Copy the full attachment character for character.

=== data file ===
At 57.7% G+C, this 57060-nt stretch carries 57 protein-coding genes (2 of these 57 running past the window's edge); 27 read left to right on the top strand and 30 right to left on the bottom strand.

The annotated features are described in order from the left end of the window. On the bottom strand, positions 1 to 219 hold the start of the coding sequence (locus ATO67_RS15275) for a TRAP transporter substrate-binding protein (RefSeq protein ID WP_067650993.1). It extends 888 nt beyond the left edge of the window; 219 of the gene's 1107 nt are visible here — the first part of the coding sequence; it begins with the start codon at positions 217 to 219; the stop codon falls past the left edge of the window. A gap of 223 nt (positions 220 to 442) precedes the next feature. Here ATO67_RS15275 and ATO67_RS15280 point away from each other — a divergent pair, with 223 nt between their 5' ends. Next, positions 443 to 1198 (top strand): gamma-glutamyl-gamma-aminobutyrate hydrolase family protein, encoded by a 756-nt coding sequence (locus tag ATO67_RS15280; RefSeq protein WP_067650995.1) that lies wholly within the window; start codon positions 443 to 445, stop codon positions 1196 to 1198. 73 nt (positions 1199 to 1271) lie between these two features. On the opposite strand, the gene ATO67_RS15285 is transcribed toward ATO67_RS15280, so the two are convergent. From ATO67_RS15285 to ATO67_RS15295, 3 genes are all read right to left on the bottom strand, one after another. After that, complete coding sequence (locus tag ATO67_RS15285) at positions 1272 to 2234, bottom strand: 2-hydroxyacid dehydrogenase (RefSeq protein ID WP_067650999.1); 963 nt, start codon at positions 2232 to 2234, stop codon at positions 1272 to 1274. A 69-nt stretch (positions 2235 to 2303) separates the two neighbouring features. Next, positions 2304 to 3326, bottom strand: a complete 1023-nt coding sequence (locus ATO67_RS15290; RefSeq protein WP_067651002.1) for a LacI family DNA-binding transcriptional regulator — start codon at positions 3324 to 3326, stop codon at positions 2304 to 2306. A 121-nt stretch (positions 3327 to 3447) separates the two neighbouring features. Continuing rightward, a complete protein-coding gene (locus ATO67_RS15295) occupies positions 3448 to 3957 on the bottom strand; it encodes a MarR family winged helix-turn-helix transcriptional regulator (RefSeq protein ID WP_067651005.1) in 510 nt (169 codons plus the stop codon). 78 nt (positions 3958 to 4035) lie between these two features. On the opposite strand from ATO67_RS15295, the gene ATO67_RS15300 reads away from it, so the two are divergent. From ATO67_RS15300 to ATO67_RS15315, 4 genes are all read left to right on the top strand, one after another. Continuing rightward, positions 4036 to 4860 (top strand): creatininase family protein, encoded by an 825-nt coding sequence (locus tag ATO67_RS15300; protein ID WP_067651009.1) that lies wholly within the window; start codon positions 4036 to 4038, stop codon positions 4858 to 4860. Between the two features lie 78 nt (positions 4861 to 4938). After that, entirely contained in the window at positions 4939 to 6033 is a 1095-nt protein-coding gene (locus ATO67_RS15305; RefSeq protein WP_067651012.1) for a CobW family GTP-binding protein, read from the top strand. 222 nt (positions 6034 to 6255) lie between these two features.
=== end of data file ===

At 57.7% G+C, this 57060-nt stretch carries 57 protein-coding genes (2 of these 57 running past the window's edge); 27 read left to right on the top strand and 30 right to left on the bottom strand.

The annotated features are described in order from the left end of the window. On the bottom strand, positions 1 to 219 hold the start of the coding sequence (locus ATO67_RS15275) for a TRAP transporter substrate-binding protein (RefSeq protein ID WP_067650993.1). It extends 888 nt beyond the left edge of the window; 219 of the gene's 1107 nt are visible here — the first part of the coding sequence; it begins with the start codon at positions 217 to 219; the stop codon falls past the left edge of the window. A gap of 223 nt (positions 220 to 442) precedes the next feature. Here ATO67_RS15275 and ATO67_RS15280 point away from each other — a divergent pair, with 223 nt between their 5' ends. Next, positions 443 to 1198 (top strand): gamma-glutamyl-gamma-aminobutyrate hydrolase family protein, encoded by a 756-nt coding sequence (locus tag ATO67_RS15280; RefSeq protein WP_067650995.1) that lies wholly within the window; start codon positions 443 to 445, stop codon positions 1196 to 1198. 73 nt (positions 1199 to 1271) lie between these two features. On the opposite strand, the gene ATO67_RS15285 is transcribed toward ATO67_RS15280, so the two are convergent. From ATO67_RS15285 to ATO67_RS15295, 3 genes are all read right to left on the bottom strand, one after another. After that, complete coding sequence (locus tag ATO67_RS15285) at positions 1272 to 2234, bottom strand: 2-hydroxyacid dehydrogenase (RefSeq protein ID WP_067650999.1); 963 nt, start codon at positions 2232 to 2234, stop codon at positions 1272 to 1274. A 69-nt stretch (positions 2235 to 2303) separates the two neighbouring features. Next, positions 2304 to 3326, bottom strand: a complete 1023-nt coding sequence (locus ATO67_RS15290; RefSeq protein WP_067651002.1) for a LacI family DNA-binding transcriptional regulator — start codon at positions 3324 to 3326, stop codon at positions 2304 to 2306. A 121-nt stretch (positions 3327 to 3447) separates the two neighbouring features. Continuing rightward, a complete protein-coding gene (locus ATO67_RS15295) occupies positions 3448 to 3957 on the bottom strand; it encodes a MarR family winged helix-turn-helix transcriptional regulator (RefSeq protein ID WP_067651005.1) in 510 nt (169 codons plus the stop codon). 78 nt (positions 3958 to 4035) lie between these two features. On the opposite strand from ATO67_RS15295, the gene ATO67_RS15300 reads away from it, so the two are divergent. From ATO67_RS15300 to ATO67_RS15315, 4 genes are all read left to right on the top strand, one after another. Continuing rightward, positions 4036 to 4860 (top strand): creatininase family protein, encoded by an 825-nt coding sequence (locus tag ATO67_RS15300; protein ID WP_067651009.1) that lies wholly within the window; start codon positions 4036 to 4038, stop codon positions 4858 to 4860. Between the two features lie 78 nt (positions 4861 to 4938). After that, entirely contained in the window at positions 4939 to 6033 is a 1095-nt protein-coding gene (locus ATO67_RS15305; RefSeq protein WP_067651012.1) for a CobW family GTP-binding protein, read from the top strand. 222 nt (positions 6034 to 6255) lie between these two features.